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How much $ do firms borrow for P2?.



P2techers:
Below is a comment from Michigan P2 Program Management staff, Sharon Goble, concerning P2 loans.  You can respond to her at gobles@state.mi.us

In response to Burt Hamner's inquiry regarding financial threshold for small business implementation of P2: 

I manage Michigan's relatively new small business P2 loan program which offers small businesses of 100 employees or less, loans of up to $100,000 at an interest rate of 5%.  I don't think that one can provide a single answer to a broad question like this.  Small businesses are as unique and different as individuals are when it comes to taking on debt. Michigan has over 350,000 small businesses (100 employees or less) covering everything from agriculture, manufacturing, to service firms. Access to credit is individually dependent on each business's capacity to service (repay) the debt. 

I agree with Kelly Moran in that businesses make their decisions based on their perception of the financial benefit to be gained.  What we're doing in Michigan is promoting the economic aspect of the P2 loan program as well as the environmental benefits. Through our Retired Engineers Technical Assistance Program (RETAP) which is now 6 years old, we obtained economic data on P2 implementation savings, and the payback period on a P2 investment. The data is rough but in general, the small businesses in Michigan who have implemented P2 have saved between $2,000 and $53,000 PER YEAR. The payback period on the investment is generally 1 to 3 years-in other words-VERY SHORT. Businesses like this. And in a number of cases, the payback was less than a year. We also compare the interest cost savings for small businesses. For instance, on a $100,000 loan with a 5 year maturity, the difference in interest cost between Michigan's 5% loan program and a market interest rate of 11% (ie. prime plus 1.5) is over $17,500. With this type of information, businesses can then evaluate the financial benefits of pursuing a low interest loan for P2. With Michigan's tight labor market, those savings could be used to attract the labor needed at the small business.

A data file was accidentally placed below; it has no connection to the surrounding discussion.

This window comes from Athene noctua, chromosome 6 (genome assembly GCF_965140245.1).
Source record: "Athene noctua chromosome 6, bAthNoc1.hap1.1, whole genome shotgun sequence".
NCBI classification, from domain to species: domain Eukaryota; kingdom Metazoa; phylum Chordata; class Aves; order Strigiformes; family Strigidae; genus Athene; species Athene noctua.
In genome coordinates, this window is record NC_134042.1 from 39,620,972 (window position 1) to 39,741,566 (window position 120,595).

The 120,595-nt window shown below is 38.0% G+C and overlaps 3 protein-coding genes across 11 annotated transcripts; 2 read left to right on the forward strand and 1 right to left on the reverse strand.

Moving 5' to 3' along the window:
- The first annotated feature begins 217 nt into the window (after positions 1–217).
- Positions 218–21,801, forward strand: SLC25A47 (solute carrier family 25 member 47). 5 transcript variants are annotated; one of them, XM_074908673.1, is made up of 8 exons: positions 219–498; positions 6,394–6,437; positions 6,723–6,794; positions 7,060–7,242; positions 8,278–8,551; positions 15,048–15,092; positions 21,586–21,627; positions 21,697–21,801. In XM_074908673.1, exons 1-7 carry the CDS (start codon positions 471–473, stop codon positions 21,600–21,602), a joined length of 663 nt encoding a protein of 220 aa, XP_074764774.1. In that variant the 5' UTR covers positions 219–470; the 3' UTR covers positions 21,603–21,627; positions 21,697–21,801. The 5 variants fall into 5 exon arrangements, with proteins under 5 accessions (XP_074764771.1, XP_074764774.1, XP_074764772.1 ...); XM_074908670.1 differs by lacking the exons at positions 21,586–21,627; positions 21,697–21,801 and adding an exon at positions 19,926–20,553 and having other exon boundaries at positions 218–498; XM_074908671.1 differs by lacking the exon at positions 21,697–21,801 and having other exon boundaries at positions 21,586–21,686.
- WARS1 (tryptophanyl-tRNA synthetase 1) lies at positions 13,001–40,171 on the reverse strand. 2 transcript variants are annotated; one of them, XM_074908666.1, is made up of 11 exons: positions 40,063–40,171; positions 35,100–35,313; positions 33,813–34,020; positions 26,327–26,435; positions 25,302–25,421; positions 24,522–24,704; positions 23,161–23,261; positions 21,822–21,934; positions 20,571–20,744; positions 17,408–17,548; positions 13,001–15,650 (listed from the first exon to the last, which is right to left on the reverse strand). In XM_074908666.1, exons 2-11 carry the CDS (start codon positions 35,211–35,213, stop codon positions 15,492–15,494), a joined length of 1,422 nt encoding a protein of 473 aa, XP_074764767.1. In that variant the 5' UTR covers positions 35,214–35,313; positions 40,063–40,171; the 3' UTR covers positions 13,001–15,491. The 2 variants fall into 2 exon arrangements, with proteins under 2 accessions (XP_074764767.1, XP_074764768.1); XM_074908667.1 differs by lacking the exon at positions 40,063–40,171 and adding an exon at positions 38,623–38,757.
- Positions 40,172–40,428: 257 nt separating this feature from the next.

Most of the small businesses that we've talked to respond positively to this information, as it gives them some concrete data for financial planning. Other hurdles for our program to overcome are that it takes us 2-3 months to disburse the loan proceeds. We need to catch a business in the early planning stage so they can budget our disbursement timeframe into their implementation plans.

So far, we've had applications from the agriculture sector, metal finishers, automotive, medical professional, plastics manufacturing and dry cleaners-a wide variety of businesses making loan requests ranging from $50,000 to $100,000.  I think the demand for P2 loan is there. I think it's a matter of how you "market" the economic info, and how timely you can disburse the loan proceeds. 

Sharon Goble
Program Manager
P2 Small Business Loan Program
Pollution Prevention Section
Environmental Assistance Division
Phone: 517-241-8280
Fax: 517-335-4729
e-mail: gobles@state.mi.us



Wendy Fitzner, Chief
Program Management Unit
Pollution Prevention Section
Environmental Assistance Division
Michigan DEQ
P.O. Box 30457
2nd Floor Town Center, 333 S. Capitol
Lansing, MI  48909-7957
517-373-8798
517-335-4729 (fax)
fitznerw@state.mi.us